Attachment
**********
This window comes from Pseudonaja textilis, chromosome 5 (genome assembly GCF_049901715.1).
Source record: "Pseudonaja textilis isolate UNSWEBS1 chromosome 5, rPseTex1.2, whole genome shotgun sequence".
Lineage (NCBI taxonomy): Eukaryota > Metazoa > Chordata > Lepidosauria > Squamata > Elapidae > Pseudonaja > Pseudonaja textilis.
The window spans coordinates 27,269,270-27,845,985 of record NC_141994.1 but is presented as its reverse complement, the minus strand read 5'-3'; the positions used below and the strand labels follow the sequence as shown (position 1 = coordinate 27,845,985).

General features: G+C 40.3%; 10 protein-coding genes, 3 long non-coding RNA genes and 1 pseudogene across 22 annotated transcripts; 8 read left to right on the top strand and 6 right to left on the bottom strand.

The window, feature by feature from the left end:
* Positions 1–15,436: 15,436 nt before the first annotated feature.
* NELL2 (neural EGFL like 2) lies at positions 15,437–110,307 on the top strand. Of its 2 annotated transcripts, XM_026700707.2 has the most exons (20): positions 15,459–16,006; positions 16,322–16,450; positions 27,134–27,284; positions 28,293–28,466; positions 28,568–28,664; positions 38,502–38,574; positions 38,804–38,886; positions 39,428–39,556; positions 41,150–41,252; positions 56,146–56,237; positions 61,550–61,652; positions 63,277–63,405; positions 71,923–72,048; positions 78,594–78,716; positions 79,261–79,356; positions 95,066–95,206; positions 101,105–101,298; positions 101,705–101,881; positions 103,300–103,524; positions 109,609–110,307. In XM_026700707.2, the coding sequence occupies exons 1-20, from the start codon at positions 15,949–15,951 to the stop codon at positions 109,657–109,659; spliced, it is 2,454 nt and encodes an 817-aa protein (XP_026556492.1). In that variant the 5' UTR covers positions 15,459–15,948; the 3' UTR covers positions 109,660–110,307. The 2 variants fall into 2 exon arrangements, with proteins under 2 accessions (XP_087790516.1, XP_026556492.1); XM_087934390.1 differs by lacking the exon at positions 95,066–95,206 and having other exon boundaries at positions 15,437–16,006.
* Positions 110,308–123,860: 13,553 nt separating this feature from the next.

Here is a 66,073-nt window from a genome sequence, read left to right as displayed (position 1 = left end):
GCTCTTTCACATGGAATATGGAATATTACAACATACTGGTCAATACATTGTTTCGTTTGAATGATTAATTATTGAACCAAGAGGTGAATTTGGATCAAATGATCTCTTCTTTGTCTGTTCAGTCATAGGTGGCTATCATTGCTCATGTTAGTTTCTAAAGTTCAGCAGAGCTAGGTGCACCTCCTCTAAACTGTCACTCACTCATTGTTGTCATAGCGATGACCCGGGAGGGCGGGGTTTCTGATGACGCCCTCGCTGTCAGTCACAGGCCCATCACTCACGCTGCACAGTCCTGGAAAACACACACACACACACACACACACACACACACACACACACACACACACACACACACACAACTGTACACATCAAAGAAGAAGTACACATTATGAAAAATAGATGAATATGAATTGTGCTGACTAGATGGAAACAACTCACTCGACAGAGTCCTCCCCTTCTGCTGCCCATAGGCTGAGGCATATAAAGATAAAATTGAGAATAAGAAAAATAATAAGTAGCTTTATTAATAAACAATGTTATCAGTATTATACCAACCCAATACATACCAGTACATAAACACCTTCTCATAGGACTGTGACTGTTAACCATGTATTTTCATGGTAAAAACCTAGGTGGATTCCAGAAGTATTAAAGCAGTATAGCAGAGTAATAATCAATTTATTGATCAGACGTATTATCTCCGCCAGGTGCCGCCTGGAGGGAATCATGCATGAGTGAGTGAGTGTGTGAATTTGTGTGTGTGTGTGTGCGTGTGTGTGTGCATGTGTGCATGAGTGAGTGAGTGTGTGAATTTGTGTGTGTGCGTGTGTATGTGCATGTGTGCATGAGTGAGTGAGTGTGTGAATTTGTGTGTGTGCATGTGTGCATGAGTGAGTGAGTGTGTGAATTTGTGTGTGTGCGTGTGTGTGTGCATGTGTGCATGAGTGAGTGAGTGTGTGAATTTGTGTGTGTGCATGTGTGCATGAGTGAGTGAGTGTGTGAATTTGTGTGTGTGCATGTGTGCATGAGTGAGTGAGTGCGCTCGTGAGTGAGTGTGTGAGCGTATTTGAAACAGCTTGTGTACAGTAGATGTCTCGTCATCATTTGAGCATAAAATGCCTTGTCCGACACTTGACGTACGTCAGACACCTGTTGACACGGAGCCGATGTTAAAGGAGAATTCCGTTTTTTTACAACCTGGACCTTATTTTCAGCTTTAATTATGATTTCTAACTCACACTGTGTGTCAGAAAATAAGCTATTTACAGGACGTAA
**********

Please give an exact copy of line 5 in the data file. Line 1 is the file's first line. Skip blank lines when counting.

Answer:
General features: G+C 40.3%; 10 protein-coding genes, 3 long non-coding RNA genes and 1 pseudogene across 22 annotated transcripts; 8 read left to right on the top strand and 6 right to left on the bottom strand.